Seminar by Kristián Máthis ” Synergy of in-situ methods in the investigation of key deformation processes in magnesium alloys and composites “


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Date | Time
12/12/2018 | 14 h 00 min

Location
LEM3

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Seminar by Kristián Máthis

Synergy of in-situ methods in the investigation of key deformation processes in magnesium alloys and composites

Charles University, Faculty of Mathematics and Physics, Department of Physics of Materials, Ke Karlovu 5, 121 16 Prague, Czech Republic

Owing to their hexagonal close packed (HCP) structure and c/a ratio close to ideal value the deformation behavior of magnesium alloys differ from the other, e.g. fcc of bcc metals. The basal slip has the lowest value of critical resolved shear stress (CRSS), followed by prismatic slip and first-order pyramidal slip systems. All these slips provides deformation in 〈a〉 (i.e. 〈1120〉) direction and their combination provides only 4 independent slip systems. Therefore, the von Mises criterion requiring five independent slip systems for homogenous deformation is not fulfilled and activation of second-order pyramidal system or mechanical twinning is necessary.

The experimental study of the deformation mechanisms includes both ex-situ (e.g. optical light, scanning (SEM) or transmission electron microscopy (TEM)) and in-situ techniques (e.g. diffraction methods, acoustic emission etc.). The main drawback of microscopy methods in studying twinning and dislocations is the relatively small observed volume in the specimen. On contrary, the irradiated volume in the diffraction experiments provides statistically representative data. The X-ray line profile analysis, pioneered by Ungár et al. [1], was successfully used for ex-situ analysis of the temperature dependence of the dislocation structure evolution during uniaxial tensile test of magnesium alloys [2; 3]. The neutron diffraction (ND) technique was used first by Gharghouri et al. for study of twinning in Mg-Al alloy [4]. In this type of experiment, the overall twinned volume can be determined from the intensity variations of particular peaks, caused by the crystal lattice reorientation during twinning [4-6]. Furthermore, the activity of a particular slip system manifests as a deviation of the lattice strains from the ideally elastic response [7]. Muránsky [8] introduced acoustic emission (AE) as a useful complementary experimental technique to ND during in-situ testing of the wrought Mg alloy, ZM20. The main advantages of the method are the high time resolution and sensitivity to twin nucleation and collective dislocation motion [9]. A recent statistical method worked out by Pomponi & Vinogradov [10] was successfully applied for the determination of the dominant deformation mechanisms from the AE signal at the various stages of deformation.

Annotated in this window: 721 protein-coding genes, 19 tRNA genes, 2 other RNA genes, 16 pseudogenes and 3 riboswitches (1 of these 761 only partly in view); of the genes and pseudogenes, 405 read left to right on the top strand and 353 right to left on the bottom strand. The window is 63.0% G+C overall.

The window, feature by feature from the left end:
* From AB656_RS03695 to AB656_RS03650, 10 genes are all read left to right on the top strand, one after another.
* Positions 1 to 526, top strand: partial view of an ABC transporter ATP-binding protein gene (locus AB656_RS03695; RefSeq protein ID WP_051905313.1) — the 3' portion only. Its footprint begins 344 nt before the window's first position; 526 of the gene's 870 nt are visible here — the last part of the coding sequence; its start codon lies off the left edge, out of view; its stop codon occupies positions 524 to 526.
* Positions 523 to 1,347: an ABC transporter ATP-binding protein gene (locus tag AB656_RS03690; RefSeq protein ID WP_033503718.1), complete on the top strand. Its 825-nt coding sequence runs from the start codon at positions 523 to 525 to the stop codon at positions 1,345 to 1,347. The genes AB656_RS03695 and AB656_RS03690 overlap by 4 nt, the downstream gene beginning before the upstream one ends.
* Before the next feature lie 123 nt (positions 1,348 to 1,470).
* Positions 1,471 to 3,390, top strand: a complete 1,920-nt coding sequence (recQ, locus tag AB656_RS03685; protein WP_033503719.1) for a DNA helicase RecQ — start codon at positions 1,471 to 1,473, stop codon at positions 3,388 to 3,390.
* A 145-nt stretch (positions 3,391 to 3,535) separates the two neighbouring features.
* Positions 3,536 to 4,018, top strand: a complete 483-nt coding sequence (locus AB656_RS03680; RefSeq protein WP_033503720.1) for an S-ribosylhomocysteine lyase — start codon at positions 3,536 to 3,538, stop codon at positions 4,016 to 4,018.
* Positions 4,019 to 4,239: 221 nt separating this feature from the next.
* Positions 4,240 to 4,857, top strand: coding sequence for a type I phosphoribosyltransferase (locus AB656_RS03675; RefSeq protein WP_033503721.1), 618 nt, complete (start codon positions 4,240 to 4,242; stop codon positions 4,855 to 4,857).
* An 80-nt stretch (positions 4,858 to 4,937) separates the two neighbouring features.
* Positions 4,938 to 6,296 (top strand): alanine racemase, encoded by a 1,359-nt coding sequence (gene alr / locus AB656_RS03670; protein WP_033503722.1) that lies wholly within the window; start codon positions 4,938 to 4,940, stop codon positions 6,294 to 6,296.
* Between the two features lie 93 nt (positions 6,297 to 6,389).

In the talk the influence of various microstructural (composition, orientation of the reinforcement) and experimental (loading direction, temperature) parameters on the deformation mechanisms are elucidated using combined usage of AE, ND and SEM. Owing to their hexagonal close packed (HCP) structure and c/a ratio close to ideal value the deformation behavior of magnesium alloys differ from the other, e.g. fcc of bcc metals. The basal slip has the lowest value of critical resolved shear stress (CRSS), followed by prismatic slip and first-order pyramidal slip systems. All these slips provides deformation in 〈a〉 (i.e. 〈1120〉) direction and their combination provides only 4 independent slip systems. Therefore, the von Mises criterion requiring five independent slip systems for homogenous deformation is not fulfilled and activation of second-order pyramidal system or mechanical twinning is necessary.